Repeater Operating Procedures

Repeater Operating Procedures

The Muncie Area Amateur Radio Club repeaters are licensed by the Federal Communications Commission and the users of said repeaters MUST at all times comply with ALL FCC mandated rules and regulations as put forth in Part 97.

IN ADDITION, beyond the minimum required by law, MAARC has established operating procedures to optimize the use of the repeaters and to define a level of quality operating practices representative of the club. While not all-inclusive, the following procedures establish a baseline for all repeater users to follow:

Station Identification - All stations should identify themselves using their FCC assigned call sign upon initially transmitting on the repeater and must identify at least once every ten minutes thereafter and at the end of a conversation as required by FCC rules (§97.119a). In addition, when operating in a net or "roundtable" your call sign should be announced more frequently as needed to facilitate efficient communication.

When initially coming on the repeater, when not previously in use (verified by LISTENING for a few minutes PRIOR to transmitting), it is only necessary to announce your call. If you are trying to contact a specific station, you should announce ... "K9XXX from WB9XXX".

If the repeater is already in use, please wait for a pause between transmissions to announce your call. ONLY USE THE TERM "BREAK" OR "BREAK BREAK" in an emergency or life-threatening situation. (If a station announces a single or double "break" the repeater is to be given to them IMMEDIATELY for their traffic.)

All stations using the repeater should pause after the previous station drops its carrier to minimize inadvertent "doubling" (simultaneous transmission) and to allow time for new stations to identify.

When a new station enters the roundtable, those stations using the repeater and the next station in rotation, should acknowledge the new station AND turn it over to them. That station should also indicate to whom the joining station should turn the repeater over to in order to keep the rotation intact.

Communication should be in plain language. "Q" codes and "10" codes are not required and their use should be minimized. Similarly, phonetics should be reserved for those instances when they are required (minimal signal/emergency traffic for example).

Extraneous Tones and Identifiers - Except when required for control or identification purposes, extraneous audible content should NOT be transmitted before, during or at the completion of a transmission.

Simplex vs. Repeater - If you are close enough to another station to hear them directly AND it is only the two of you communicating, move to a simplex frequency. It is not only courteous... IT IS REQUIRED BY THE FCC (§97.101b). Transmitting on the repeater OUTPUT frequency, while the repeater is operating is prohibited.

Auto Patch - When using auto patch (on those repeaters where it is available) always keep in mind, you are on a big party line. Always inform the called party of this fact to avoid embarrassment (to all). Again, only use the auto patch for its intended (non-commercial) purpose... if you can use a telephone, please do so.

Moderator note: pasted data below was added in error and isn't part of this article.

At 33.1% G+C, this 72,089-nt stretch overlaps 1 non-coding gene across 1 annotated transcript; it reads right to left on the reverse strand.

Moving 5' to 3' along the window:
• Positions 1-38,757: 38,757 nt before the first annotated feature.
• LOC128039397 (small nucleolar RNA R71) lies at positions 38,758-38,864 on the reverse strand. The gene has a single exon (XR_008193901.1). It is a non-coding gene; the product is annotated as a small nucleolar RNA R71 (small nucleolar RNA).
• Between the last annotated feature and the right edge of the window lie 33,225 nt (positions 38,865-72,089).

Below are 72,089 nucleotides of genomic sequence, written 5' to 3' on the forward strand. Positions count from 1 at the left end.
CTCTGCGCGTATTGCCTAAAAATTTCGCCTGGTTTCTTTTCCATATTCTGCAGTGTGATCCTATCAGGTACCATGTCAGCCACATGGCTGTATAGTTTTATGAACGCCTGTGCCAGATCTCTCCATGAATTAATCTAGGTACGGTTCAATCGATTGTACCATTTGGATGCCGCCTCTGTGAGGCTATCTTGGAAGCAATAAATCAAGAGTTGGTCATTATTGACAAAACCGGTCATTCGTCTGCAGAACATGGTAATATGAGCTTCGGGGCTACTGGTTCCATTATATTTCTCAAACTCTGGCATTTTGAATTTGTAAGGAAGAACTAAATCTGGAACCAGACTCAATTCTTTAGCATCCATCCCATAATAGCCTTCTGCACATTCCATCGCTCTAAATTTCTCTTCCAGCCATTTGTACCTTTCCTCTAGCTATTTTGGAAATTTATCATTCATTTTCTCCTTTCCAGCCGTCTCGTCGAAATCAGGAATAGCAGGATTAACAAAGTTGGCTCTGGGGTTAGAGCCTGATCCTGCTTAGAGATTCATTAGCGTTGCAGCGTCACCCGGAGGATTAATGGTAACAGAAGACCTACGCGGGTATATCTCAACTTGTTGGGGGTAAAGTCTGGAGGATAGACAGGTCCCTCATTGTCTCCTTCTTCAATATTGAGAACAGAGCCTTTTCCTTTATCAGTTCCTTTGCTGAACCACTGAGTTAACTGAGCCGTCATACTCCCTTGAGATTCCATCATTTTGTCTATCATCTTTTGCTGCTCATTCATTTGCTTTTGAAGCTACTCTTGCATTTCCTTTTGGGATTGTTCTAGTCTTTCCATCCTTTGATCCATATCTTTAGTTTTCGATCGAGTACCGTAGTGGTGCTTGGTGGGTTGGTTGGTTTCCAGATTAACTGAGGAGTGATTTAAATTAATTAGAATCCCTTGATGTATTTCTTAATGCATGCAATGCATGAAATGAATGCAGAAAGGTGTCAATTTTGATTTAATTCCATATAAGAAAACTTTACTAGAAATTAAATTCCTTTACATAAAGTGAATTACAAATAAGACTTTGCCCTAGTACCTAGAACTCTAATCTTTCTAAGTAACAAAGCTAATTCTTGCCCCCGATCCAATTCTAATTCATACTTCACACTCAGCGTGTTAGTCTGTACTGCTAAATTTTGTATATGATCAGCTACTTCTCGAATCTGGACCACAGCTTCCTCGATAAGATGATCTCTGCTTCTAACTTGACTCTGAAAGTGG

Content - While certain topics and vocabulary are not "illegal" for commercial broadcasting, MAARC, as the operator of the club repeaters, DOES prohibit those communications that are considered to be in poor taste or a waste of the repeater facility (§97.101a). While the following list should not be considered all-inclusive, it will establish a baseline for behavior that is NOT PERMITTED by the club on MAARC Repeaters:
  • "Off Color" comments, sexual innuendo and ANY double- entendre. Derogatory or bigoted remarks directed at any group (gender, ethnic, racial, religious, sexual etc). 
  • "Bathroom Humor", If you wouldn't tell the joke to your ten-year- old child, don't tell it on the repeater.
  • Any activity in violation of FCC rules and/or any other Federal, state or local laws or ordinances (including, but not limited to: jamming, "stepping on", broadcasting of music, unidentified carrier etc).

         Note: Intentionally transmitting simultaneously with another station ("stepping on")
                   is prohibited by FCC regulation... even if the intent is good natured kidding
                   among friends... it is still illegal (§97.101d).

Remember, use of codes and ciphers is NOT permitted by FCC regulations (§97.113a4). If it can't be said in plain English, it probably should not be broadcast on the repeater.

Commercial Communication - you can, certainly, identify your occupation. However, if you are, for example, a car salesman, you CANNOT try to sell your wares on the repeater (§97.113a3).

Malicious Interference - When subject to interference which is clearly intentional, DO NOT RESPOND TO THE INTERFERING STATION. It not only provides encouragement, if the individual is unlicensed YOU would then be operating illegally. Make note of all pertinent information (date and time of occurrence, your location, fixed or mobile, if you can hear the interfering station on the input, was your signal heard above the interfering signal, type of equipment you are using) and contact the club leadership with the information.

Members who violate the above rules and procedures will be warned after the first offense. If the behavior recurs, steps will be taken, up to and including revoking the offender’s club membership, as provided for in the MAARC By-Laws, and reporting the offense to the FCC.

Proper and legal operating etiquette is 95% common sense. While the above limits on content are not all inclusive, they should make clear the type of communication that is NOT appropriate. In general, if what is being said could be construed as embarrassing or hurtful by a listener, it is probably NOT acceptable operating practice. Always err on the side of caution. When in doubt... DON'T.